There’s one way to find out: measure the difference between the sales data for houses that belong to real-estate agents themselves and the houses they sold on behalf of clients. Using the data from the sales of those 100,000 Chicago homes, and controlling for any number of variables—location, age and quality of the
house, aesthetics, and so on—it turns out that a real-estate agent keeps her own home on the market an average of ten days longer and sells it for an extra 3-plus percent, or $10,000 on a $300,000 house. When she sells her own house, an agent holds out for the best offer; when she sells yours, she pushes you to take the first decent offer that comes along. Like a stockbroker churning commissions, she wants to make deals and make them fast. Why not? Her share of a better offer - $150 - is too puny an incentive to encourage her to do otherwise.
In the world of software development, especially when you are responsible for picking tools, technologies, directions, trends to follow etc. for your organization and even for your own career, knowing three simple facts is important.
- You'll never be able to know or find out everything and keep it in your own head. You will have to use Transactive Memory and depend on 'experts' rather frequently.
- When you are building POCs, every tool out there meets your requirements; especially when you have an 'expert' who is convinced it does.
- When your best interest doesn't align with the best interest of the experts you are relying on; experts will cheat; most of the times they will do so unknowingly and subconsciously.
If there is one thing I've learnt, in my career as a software development it is this; don't depend individuals who are 'just' experts. If you must depend on someone for the choice of the tool, platform, technology, framework or information in general, depend on individuals who besides being decently good at what they do; are also individuals who can otherwise be defined as Mavens.
Malcolm Gladwell describes these individuals in his book, The Tipping point when talking about Mavens, Connectors And Salesmen. He explains:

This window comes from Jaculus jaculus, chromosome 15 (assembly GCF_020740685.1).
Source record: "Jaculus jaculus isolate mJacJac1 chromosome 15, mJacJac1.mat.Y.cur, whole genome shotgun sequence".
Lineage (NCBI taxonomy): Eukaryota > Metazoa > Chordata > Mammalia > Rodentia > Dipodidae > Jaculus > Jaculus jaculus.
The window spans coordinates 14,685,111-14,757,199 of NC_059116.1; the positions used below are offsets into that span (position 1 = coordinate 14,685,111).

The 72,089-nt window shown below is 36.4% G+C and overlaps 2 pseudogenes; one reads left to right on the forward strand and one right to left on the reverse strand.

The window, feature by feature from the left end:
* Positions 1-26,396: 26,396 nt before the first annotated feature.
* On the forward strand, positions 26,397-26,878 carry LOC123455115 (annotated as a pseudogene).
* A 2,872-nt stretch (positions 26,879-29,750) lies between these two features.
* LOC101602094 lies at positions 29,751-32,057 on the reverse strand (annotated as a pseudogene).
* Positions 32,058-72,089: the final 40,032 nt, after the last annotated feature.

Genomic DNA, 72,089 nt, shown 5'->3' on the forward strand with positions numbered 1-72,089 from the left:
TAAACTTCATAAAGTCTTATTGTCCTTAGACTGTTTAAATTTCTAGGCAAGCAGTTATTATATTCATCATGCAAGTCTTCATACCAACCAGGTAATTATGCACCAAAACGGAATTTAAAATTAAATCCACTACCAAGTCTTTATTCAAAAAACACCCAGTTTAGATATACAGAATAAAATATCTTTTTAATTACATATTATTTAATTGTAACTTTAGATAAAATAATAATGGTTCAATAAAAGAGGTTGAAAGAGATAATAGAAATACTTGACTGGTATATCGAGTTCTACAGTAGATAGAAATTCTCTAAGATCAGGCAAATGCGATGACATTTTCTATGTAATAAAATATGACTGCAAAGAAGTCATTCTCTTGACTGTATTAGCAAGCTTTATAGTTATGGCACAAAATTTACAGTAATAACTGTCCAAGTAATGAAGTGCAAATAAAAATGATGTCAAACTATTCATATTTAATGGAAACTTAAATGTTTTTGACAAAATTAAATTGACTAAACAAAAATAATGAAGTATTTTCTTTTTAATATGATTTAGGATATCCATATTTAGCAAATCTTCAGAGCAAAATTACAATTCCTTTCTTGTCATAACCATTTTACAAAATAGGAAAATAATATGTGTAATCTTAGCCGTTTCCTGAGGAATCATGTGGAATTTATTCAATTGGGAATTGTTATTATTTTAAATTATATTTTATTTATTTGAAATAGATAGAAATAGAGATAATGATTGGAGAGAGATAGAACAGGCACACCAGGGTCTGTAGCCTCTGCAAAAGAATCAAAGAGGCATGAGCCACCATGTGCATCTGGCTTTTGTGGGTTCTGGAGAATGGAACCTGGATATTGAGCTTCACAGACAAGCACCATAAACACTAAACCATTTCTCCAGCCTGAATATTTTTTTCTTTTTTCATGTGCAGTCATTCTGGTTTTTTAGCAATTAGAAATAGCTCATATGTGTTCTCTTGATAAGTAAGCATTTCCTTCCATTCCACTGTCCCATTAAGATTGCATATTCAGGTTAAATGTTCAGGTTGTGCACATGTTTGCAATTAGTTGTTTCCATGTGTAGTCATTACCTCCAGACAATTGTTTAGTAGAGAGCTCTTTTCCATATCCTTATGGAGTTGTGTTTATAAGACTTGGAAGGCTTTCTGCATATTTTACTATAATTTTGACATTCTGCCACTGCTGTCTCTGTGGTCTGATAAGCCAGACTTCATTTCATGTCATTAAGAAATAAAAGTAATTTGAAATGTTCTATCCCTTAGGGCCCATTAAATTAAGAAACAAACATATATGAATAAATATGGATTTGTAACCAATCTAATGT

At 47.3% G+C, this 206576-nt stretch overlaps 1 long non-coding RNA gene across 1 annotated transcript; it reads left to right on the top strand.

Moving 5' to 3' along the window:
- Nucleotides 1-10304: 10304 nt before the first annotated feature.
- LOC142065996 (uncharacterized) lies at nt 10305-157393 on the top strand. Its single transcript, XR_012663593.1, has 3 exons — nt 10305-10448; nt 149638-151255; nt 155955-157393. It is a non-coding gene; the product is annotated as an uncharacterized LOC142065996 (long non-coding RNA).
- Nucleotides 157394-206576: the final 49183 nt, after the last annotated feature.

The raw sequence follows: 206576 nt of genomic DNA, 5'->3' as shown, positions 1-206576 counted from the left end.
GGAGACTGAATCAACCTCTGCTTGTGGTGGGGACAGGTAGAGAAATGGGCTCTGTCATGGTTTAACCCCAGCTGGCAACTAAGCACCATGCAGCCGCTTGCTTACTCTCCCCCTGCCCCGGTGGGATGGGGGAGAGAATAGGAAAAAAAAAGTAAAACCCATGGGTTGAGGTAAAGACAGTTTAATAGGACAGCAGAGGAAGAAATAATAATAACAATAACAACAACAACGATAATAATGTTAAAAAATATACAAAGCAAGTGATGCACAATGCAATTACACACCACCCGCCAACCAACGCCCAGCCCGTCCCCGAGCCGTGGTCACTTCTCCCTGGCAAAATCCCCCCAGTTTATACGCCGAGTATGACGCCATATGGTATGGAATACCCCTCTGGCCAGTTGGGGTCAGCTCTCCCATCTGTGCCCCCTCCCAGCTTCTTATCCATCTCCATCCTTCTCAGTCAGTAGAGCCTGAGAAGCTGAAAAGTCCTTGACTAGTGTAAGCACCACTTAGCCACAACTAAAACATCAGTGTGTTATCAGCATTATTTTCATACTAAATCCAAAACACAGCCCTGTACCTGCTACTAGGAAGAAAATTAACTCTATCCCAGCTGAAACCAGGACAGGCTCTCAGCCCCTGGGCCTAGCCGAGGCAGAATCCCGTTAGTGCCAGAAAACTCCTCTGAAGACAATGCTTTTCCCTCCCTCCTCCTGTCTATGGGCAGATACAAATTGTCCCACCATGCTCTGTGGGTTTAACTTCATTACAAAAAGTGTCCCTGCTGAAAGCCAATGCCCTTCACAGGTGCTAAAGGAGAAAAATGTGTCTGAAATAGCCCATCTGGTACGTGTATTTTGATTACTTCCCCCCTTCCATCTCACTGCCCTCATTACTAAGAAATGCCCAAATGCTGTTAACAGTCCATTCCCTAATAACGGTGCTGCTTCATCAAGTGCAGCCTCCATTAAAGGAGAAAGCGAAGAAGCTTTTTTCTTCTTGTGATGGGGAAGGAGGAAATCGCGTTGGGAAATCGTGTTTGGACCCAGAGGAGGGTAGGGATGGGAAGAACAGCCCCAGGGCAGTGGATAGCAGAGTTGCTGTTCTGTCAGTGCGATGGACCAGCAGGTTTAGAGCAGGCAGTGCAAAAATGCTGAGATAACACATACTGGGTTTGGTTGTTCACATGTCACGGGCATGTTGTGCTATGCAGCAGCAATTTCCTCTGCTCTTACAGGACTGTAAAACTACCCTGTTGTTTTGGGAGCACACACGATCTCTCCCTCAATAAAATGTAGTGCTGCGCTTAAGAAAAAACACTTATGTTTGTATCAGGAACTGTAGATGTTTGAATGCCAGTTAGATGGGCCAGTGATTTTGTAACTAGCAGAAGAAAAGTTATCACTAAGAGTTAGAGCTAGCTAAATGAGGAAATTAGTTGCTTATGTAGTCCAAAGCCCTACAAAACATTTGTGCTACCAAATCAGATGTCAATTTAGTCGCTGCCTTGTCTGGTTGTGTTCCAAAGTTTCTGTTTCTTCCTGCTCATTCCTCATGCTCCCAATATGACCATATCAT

The word Maven comes from the Yiddish, and it means one who accumulates knowledge. In recent years, economists have spent a great deal of time studying Mavens, for the obvious reason that if marketplaces depend on information, the people with the most information must be the most important.
Malcolm in 'The Tipping Point', while talking about one of the Mavens, further describes how these individuals, end up helping others by simply being themselves and indulging in their own nature of gathering, processing and sharing information:
At one point Alpert launched into a complicated story of how to make the best use of coupons in renting videos at Blockbuster. Then he stopped himself, as if he realized what he was saying, and burst out laughing. "Look, you can save a whole dollar! In a year's time I could probably save enough for a whole bottle of wine."
Alpert is almost pathologically helpful. He can't help himself. "A Maven is someone who wants to solve other people's problems, generally by solving his own," Alpert said, which is true, although what I suspect is that the opposite is also true, that a Maven is someone who solves his own problems - his own emotional needs - by solving other people's problems. Alpert is not, it should be said, an obnoxious know-it-all.